Day 14: Oxford town

Birmingham, AL to Oxford, MS

Weather nicer today, cloudy and cooler. Driving west, and it’s getting more hilly. I entered Mississippi, the 13th state I’ve visited on this trip.

View from the welcome rest area

Oxford, home of the U. of Mississippi (“Ole Miss”) is leafy and beautiful. I got to the Graduate Hotel. Love the lobby with its pink floors.

Lobby, Graduate Hotel Oxford

This hotel is designed to a fare-thee-well.

I’m staying in the historical town center – it’s very charming.

Lafayette County courthouse and stores

The square was burned by Union troops during the Civil War and rebuilt after.

Went to Square Books, a great bookstore. They have an extensive Faulkner section. He lived here for most of his life and is kind of a patron saint around here. Oxford is my kind of town.

Took a walk to the campus, as far as the statue of James Meredith.

Ceremonial gate of the Ole Miss campus
James Meredith statue on campus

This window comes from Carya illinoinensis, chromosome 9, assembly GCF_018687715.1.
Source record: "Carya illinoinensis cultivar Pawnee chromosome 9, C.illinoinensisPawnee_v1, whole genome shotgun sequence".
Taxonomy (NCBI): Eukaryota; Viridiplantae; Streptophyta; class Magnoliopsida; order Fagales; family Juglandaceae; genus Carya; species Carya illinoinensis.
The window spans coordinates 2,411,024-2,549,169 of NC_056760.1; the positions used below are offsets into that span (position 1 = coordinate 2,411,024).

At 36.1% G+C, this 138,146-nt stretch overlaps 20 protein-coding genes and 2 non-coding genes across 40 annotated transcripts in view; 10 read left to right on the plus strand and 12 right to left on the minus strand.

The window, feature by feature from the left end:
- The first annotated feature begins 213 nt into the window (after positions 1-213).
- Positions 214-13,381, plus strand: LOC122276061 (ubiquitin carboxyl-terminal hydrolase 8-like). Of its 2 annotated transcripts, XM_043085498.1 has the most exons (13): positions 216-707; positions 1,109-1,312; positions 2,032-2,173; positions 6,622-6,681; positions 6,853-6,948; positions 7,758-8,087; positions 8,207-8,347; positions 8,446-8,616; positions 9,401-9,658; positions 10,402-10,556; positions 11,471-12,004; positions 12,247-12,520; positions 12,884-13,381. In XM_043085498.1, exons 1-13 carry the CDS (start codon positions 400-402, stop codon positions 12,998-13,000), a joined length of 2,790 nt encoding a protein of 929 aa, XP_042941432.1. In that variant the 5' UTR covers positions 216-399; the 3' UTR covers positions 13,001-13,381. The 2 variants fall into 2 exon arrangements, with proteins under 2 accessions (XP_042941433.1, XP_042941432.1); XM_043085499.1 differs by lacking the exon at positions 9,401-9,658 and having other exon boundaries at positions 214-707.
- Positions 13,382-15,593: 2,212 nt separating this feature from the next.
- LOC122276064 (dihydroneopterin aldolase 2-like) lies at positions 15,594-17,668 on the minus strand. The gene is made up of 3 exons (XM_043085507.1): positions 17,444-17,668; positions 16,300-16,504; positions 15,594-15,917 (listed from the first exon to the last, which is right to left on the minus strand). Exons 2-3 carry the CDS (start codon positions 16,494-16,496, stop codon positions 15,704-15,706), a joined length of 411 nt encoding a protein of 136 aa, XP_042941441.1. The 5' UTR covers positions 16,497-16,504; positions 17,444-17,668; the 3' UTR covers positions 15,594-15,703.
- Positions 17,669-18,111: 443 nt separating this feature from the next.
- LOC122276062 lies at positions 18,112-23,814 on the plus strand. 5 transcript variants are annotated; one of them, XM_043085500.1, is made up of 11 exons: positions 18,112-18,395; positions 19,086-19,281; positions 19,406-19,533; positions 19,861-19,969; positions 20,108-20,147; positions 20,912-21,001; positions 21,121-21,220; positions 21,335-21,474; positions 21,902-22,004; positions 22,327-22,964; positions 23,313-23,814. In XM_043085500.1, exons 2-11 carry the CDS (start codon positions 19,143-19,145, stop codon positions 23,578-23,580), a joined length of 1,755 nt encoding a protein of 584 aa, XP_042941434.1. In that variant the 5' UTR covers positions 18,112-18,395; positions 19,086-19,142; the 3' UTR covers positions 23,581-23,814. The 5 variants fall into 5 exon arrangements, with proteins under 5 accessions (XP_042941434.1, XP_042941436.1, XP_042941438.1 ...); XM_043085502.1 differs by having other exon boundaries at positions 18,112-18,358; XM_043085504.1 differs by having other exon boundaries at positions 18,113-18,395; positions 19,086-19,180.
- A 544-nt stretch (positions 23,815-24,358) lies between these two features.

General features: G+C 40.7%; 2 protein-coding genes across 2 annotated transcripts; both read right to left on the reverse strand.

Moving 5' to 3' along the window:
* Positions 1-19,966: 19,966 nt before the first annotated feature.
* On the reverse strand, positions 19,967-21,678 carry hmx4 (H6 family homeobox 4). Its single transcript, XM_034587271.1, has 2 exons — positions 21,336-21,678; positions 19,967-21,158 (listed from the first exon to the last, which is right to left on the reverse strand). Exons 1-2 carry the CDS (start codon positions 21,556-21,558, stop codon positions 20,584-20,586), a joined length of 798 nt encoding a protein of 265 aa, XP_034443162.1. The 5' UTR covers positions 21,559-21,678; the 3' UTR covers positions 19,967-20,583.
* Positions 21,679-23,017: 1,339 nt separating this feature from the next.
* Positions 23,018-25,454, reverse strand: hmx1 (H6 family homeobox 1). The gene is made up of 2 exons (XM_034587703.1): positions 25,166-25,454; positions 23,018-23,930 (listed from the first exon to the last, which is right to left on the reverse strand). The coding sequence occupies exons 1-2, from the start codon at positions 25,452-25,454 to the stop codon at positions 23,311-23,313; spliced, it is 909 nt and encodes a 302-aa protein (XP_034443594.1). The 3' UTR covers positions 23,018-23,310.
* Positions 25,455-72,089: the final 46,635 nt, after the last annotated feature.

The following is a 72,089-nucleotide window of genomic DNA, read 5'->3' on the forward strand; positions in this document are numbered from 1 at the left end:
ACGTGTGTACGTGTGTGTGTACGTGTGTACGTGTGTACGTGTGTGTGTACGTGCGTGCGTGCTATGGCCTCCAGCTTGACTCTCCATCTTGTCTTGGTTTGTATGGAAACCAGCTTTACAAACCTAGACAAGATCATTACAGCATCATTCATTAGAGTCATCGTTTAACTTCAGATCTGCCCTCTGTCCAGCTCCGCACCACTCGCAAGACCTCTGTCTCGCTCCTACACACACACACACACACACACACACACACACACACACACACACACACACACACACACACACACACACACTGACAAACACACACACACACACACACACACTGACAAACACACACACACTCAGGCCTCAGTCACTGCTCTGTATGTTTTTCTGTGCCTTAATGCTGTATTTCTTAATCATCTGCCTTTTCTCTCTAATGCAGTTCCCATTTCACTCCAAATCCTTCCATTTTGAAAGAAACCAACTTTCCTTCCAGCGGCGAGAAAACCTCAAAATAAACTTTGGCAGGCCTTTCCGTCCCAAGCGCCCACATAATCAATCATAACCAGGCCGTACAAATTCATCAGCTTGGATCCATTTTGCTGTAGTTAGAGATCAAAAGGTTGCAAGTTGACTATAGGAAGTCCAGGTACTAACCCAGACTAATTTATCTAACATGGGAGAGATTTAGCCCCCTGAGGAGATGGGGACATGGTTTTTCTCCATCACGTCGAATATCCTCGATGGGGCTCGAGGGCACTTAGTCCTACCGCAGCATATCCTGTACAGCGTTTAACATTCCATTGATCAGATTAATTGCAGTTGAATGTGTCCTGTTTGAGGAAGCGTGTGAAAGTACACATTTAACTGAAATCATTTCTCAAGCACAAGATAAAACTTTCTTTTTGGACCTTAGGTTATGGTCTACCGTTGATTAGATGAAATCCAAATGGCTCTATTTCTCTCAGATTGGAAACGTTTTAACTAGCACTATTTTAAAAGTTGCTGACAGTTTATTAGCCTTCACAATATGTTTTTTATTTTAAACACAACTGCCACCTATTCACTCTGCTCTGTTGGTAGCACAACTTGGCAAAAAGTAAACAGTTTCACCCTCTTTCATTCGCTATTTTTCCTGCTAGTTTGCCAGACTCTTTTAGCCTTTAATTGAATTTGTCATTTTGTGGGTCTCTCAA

Meredith, an African American, applied to Ole Miss in 1962. His entrance was barred by both university officials and the state’s governor. The governor vowed to disobey a federal court order to admit Meredith. The Kennedy Administration was determined that he be enrolled.

On October 1, a violent segregationist mob of 3,000 rioted on campus in an attempt to bar Meredith. After a night, the disturbance was put down by 30,000 federal troops. Two bystanders were killed and 300 injured, including federal marshals. Meredith enrolled and graduated. Troops protected him the entire time he attended. (Source: Wikipedia).

Another historic marker said that the first buildings on campus were constructed by slaves. The enslaved did both unskilled and skilled labor, including masonry, carpentry, woodcarving, blacksmithing, and making bricks.

Neither fraternities nor football were important on NYU’s campus when I was an undergrad there. But here, they are.

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